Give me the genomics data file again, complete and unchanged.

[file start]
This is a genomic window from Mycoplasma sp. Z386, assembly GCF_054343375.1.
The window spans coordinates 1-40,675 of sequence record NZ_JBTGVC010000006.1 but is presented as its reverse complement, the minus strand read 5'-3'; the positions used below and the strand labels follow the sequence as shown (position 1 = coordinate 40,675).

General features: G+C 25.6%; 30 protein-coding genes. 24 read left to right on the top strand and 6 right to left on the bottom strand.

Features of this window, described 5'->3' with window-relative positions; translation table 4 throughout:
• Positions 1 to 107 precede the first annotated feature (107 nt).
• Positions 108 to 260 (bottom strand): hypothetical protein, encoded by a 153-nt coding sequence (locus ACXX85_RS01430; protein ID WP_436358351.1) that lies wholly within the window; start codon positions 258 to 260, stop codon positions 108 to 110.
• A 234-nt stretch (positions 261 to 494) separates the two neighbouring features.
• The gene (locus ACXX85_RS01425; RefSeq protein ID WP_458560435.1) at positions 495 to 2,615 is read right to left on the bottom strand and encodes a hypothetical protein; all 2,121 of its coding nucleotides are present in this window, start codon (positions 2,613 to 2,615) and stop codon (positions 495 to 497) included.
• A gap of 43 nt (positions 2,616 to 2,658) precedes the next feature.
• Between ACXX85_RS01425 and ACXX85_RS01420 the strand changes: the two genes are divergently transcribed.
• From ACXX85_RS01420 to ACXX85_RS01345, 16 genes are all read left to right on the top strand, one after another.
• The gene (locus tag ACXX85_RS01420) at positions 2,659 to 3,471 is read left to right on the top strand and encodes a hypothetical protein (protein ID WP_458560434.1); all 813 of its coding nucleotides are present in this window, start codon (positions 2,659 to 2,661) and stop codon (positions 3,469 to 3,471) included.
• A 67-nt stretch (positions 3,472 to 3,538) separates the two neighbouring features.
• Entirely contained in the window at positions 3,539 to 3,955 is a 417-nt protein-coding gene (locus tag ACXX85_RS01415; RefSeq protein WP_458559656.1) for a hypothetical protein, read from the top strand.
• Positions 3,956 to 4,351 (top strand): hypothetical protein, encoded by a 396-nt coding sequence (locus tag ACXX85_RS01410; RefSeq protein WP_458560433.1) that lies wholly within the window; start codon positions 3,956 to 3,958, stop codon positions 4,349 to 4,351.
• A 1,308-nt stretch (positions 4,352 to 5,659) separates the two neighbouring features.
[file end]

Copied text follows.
This is a genomic window from Mycoplasma sp. Z386, assembly GCF_054343375.1.
The window spans coordinates 1-40,675 of sequence record NZ_JBTGVC010000006.1 but is presented as its reverse complement, the minus strand read 5'-3'; the positions used below and the strand labels follow the sequence as shown (position 1 = coordinate 40,675).

General features: G+C 25.6%; 30 protein-coding genes. 24 read left to right on the top strand and 6 right to left on the bottom strand.

Features of this window, described 5'->3' with window-relative positions; translation table 4 throughout:
• Positions 1 to 107 precede the first annotated feature (107 nt).
• Positions 108 to 260 (bottom strand): hypothetical protein, encoded by a 153-nt coding sequence (locus ACXX85_RS01430; protein ID WP_436358351.1) that lies wholly within the window; start codon positions 258 to 260, stop codon positions 108 to 110.
• A 234-nt stretch (positions 261 to 494) separates the two neighbouring features.
• The gene (locus ACXX85_RS01425; RefSeq protein ID WP_458560435.1) at positions 495 to 2,615 is read right to left on the bottom strand and encodes a hypothetical protein; all 2,121 of its coding nucleotides are present in this window, start codon (positions 2,613 to 2,615) and stop codon (positions 495 to 497) included.
• A gap of 43 nt (positions 2,616 to 2,658) precedes the next feature.
• Between ACXX85_RS01425 and ACXX85_RS01420 the strand changes: the two genes are divergently transcribed.
• From ACXX85_RS01420 to ACXX85_RS01345, 16 genes are all read left to right on the top strand, one after another.
• The gene (locus tag ACXX85_RS01420) at positions 2,659 to 3,471 is read left to right on the top strand and encodes a hypothetical protein (protein ID WP_458560434.1); all 813 of its coding nucleotides are present in this window, start codon (positions 2,659 to 2,661) and stop codon (positions 3,469 to 3,471) included.
• A 67-nt stretch (positions 3,472 to 3,538) separates the two neighbouring features.
• Entirely contained in the window at positions 3,539 to 3,955 is a 417-nt protein-coding gene (locus tag ACXX85_RS01415; RefSeq protein WP_458559656.1) for a hypothetical protein, read from the top strand.
• Positions 3,956 to 4,351 (top strand): hypothetical protein, encoded by a 396-nt coding sequence (locus tag ACXX85_RS01410; RefSeq protein WP_458560433.1) that lies wholly within the window; start codon positions 3,956 to 3,958, stop codon positions 4,349 to 4,351.
• A 1,308-nt stretch (positions 4,352 to 5,659) separates the two neighbouring features.